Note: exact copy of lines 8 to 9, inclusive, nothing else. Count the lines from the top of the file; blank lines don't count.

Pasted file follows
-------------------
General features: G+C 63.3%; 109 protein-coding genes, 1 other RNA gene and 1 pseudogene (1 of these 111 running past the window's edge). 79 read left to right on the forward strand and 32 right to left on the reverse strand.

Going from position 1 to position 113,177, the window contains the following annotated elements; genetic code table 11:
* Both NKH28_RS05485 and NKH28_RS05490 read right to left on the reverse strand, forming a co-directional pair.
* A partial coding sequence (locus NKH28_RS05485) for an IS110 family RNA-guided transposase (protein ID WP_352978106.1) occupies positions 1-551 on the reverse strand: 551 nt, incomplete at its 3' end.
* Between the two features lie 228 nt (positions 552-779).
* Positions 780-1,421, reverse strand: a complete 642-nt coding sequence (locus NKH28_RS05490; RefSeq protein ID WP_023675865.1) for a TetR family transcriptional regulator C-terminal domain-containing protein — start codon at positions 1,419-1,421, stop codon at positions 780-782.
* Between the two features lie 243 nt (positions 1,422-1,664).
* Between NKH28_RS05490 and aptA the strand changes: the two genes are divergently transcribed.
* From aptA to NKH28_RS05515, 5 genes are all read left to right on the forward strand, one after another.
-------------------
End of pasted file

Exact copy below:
* Between NKH28_RS05490 and aptA the strand changes: the two genes are divergently transcribed.
* From aptA to NKH28_RS05515, 5 genes are all read left to right on the forward strand, one after another.